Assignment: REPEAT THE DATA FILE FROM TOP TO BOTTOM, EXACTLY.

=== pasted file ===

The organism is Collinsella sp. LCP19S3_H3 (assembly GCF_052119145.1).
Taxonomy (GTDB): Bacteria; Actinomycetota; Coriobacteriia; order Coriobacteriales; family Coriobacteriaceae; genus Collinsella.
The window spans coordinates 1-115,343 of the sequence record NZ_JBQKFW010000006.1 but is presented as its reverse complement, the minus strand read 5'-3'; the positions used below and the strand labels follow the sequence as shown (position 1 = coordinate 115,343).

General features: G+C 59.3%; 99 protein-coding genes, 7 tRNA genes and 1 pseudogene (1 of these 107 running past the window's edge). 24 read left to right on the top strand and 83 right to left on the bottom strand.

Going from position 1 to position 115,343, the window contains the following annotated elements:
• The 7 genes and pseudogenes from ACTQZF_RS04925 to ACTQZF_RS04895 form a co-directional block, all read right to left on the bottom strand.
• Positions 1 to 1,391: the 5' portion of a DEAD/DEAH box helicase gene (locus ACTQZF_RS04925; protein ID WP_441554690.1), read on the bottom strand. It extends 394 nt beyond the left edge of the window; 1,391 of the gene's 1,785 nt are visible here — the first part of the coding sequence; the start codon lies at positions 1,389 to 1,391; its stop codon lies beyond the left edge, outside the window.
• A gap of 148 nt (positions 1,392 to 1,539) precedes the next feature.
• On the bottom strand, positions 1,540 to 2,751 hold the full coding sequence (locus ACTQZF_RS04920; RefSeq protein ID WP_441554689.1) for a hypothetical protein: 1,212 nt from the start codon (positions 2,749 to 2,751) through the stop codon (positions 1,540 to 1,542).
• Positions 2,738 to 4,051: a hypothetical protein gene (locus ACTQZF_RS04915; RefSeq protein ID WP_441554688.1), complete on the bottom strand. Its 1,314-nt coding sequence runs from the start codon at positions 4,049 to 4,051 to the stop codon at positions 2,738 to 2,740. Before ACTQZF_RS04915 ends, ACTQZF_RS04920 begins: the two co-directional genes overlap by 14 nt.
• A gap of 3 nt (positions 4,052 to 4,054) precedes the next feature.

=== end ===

The organism is Collinsella sp. LCP19S3_H3 (assembly GCF_052119145.1).
Taxonomy (GTDB): Bacteria; Actinomycetota; Coriobacteriia; order Coriobacteriales; family Coriobacteriaceae; genus Collinsella.
The window spans coordinates 1-115,343 of the sequence record NZ_JBQKFW010000006.1 but is presented as its reverse complement, the minus strand read 5'-3'; the positions used below and the strand labels follow the sequence as shown (position 1 = coordinate 115,343).

General features: G+C 59.3%; 99 protein-coding genes, 7 tRNA genes and 1 pseudogene (1 of these 107 running past the window's edge). 24 read left to right on the top strand and 83 right to left on the bottom strand.

Going from position 1 to position 115,343, the window contains the following annotated elements:
• The 7 genes and pseudogenes from ACTQZF_RS04925 to ACTQZF_RS04895 form a co-directional block, all read right to left on the bottom strand.
• Positions 1 to 1,391: the 5' portion of a DEAD/DEAH box helicase gene (locus ACTQZF_RS04925; protein ID WP_441554690.1), read on the bottom strand. It extends 394 nt beyond the left edge of the window; 1,391 of the gene's 1,785 nt are visible here — the first part of the coding sequence; the start codon lies at positions 1,389 to 1,391; its stop codon lies beyond the left edge, outside the window.
• A gap of 148 nt (positions 1,392 to 1,539) precedes the next feature.
• On the bottom strand, positions 1,540 to 2,751 hold the full coding sequence (locus ACTQZF_RS04920; RefSeq protein ID WP_441554689.1) for a hypothetical protein: 1,212 nt from the start codon (positions 2,749 to 2,751) through the stop codon (positions 1,540 to 1,542).
• Positions 2,738 to 4,051: a hypothetical protein gene (locus ACTQZF_RS04915; RefSeq protein ID WP_441554688.1), complete on the bottom strand. Its 1,314-nt coding sequence runs from the start codon at positions 4,049 to 4,051 to the stop codon at positions 2,738 to 2,740. Before ACTQZF_RS04915 ends, ACTQZF_RS04920 begins: the two co-directional genes overlap by 14 nt.
• A gap of 3 nt (positions 4,052 to 4,054) precedes the next feature.